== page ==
Do you know Rolo Tomassi? Sheffield-based spazzcore band with a L.A. Confidential inspired moniker? Surely it is more than a coincidence that this James Ellroy-referencing band’s first track on their debut EP was titled ‘Film Noir’. Rolo Tomassi are all about connections, about sewing different elements together to create something more substantial. That is generally how an album is supposed to work, 40-something minutes of music coalescing together to create a greater whole, to be more than a bunch of interchangeable singles and tracks. Is that something that new album Grievances achieves?
First single ‘Stage Knives’ is a traditional Rolo Tomassi release choice, aggressive, schizoid with a mildly calm middle section; its structure similar to Cosmology’s first single ‘Party Wounds’. The other track that has been released thus far from the album is ‘Opalescent’ which is the complete opposite – double time jazz drums, keyboard-focused and Eva Spence’s heavenly Elizabeth Fraser vocals are primarily used instead of her default roar. Where some of their songs seem to be a process of stabbing you with various obscure time signatures, guitar and keyboard riffs, ‘Opalescent’ is all about tension building before unleashing a euphoric final release. This is what make Grievances differ from past efforts, it revels in its calmness, so that when the few “heavier” songs appear they have a greater impact.
Causality is part of Rolo Tomassi’s connection game-plan. Previous albums have began with a slowburning, passive song like ‘Oh Hello Ghost’ so that the ensuing violence has greater resonance – ‘I Love Turbulence’ is pretty great on its own, but foreshadowed by ‘Oh Hello Ghost’ is breathtaking. The key is combining light and shade. Grievances differs from the formula, beginning with ‘Estranged’, full-tilt math-metal from the start, it feels like we are missing a piece but it soon becomes apparent that this is Rolo Tomassi inverted, the light has before the shade and vice versa. Continuing with the theme of connections, leitmotifs pepper the album, piano chord progressions reappear half an album later giving instant familarity (or deja entendu). The band are now not limiting influences to their genre: as well as their aforementioned jazz experiments the addition of post-rock and splashes of OK Computer-era Radiohead, the album at times resembles a Christopher Nolan soundtrack.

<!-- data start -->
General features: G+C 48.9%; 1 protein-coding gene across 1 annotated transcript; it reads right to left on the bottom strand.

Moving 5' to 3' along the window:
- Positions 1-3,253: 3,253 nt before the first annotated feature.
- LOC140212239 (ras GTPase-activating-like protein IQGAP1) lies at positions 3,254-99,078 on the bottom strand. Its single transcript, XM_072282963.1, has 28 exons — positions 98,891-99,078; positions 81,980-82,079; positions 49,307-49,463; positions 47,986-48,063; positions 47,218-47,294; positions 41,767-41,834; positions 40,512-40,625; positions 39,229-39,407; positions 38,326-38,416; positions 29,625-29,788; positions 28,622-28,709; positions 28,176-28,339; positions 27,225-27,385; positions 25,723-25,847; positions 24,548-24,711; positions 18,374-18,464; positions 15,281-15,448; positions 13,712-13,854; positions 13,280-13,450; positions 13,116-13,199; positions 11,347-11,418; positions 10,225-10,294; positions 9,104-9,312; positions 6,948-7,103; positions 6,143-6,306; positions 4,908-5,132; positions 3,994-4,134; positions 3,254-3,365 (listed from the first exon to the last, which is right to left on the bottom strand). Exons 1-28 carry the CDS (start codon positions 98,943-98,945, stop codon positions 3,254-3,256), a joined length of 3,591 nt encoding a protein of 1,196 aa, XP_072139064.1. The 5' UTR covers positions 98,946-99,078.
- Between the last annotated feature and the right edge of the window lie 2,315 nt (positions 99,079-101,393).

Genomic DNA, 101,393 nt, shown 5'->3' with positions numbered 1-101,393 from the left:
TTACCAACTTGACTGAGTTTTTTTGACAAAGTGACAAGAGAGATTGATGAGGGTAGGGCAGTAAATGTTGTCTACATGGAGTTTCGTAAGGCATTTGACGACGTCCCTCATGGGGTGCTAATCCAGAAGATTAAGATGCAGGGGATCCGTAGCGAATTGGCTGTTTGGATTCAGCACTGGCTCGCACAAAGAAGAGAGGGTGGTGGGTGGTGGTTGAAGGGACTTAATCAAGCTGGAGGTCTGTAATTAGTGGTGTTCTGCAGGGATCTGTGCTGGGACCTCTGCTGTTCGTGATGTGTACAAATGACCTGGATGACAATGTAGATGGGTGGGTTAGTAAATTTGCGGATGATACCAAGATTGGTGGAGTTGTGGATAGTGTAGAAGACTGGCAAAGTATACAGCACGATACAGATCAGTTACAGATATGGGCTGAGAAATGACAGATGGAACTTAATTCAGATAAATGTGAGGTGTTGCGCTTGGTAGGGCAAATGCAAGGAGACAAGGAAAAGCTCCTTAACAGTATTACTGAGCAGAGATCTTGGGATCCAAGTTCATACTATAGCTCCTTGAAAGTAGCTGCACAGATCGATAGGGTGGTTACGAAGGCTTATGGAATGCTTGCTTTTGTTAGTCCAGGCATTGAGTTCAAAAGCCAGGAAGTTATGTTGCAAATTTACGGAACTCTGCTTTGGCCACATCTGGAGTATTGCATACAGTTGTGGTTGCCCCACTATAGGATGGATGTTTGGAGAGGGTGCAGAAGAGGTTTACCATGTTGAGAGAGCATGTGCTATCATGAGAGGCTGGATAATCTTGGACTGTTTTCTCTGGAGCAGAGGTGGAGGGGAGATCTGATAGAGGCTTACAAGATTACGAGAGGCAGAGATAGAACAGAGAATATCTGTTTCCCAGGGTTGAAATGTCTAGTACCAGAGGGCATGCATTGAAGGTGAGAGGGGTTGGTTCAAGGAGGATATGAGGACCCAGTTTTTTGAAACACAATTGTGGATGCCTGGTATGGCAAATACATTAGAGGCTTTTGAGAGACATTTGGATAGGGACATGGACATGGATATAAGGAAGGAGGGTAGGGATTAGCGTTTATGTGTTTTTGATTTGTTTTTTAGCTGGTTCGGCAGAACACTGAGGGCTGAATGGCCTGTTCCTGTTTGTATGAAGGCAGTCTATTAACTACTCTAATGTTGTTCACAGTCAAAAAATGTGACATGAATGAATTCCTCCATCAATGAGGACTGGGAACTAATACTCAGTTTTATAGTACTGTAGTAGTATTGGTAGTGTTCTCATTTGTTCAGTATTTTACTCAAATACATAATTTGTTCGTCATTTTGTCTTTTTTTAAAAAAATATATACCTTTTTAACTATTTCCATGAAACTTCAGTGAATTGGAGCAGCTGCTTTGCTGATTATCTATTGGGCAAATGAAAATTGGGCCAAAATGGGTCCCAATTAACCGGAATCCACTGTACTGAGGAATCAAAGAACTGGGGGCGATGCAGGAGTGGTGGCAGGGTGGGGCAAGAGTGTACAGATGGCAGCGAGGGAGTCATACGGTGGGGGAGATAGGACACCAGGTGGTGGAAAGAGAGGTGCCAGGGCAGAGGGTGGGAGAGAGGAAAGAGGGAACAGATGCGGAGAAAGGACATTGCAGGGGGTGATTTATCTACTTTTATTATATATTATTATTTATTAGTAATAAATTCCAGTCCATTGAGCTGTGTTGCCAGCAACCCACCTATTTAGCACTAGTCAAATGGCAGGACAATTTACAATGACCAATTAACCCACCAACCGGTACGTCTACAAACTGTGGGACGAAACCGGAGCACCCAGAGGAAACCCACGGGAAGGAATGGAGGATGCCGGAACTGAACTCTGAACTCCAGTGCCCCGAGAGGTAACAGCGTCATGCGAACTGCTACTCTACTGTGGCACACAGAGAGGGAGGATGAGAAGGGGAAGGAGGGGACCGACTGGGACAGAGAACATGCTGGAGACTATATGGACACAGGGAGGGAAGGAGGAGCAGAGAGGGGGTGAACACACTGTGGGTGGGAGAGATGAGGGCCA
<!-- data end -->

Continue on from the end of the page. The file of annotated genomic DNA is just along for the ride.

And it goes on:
Not to say that extreme music is not still an influence, the first thirty seconds to ‘Funereal’ is a mirror image of Deafheaven’s ‘Dream House’, which its shoegaze reverbed guitar, blastbeats and Eva’s trademark vocal, before changing direction. Always changing shape, never standing still, this is why the band are such an interesting listening experience. Rolo Tomassi always made most sense as a live band, because what they do is so visceral, visual and just plain odd. Grievances succeeds at being a cohesive piece of music, something that has flow, is more than just a bunch of left-field turns and timing switch ups, something as satisfyingly cathartic as Jane Doe, Relationship of Command, or any other modern classic you want to throw out. Rolo Tomassi have been a band for ten years now, no longer the teenaged kids with a Dillinger Escape Plan obsession, they are now the band with obsessive copyists. As the towering skyscraping ‘All That Has Gone Before’ closes the album ask yourself: Do you really know Rolo Tomassi?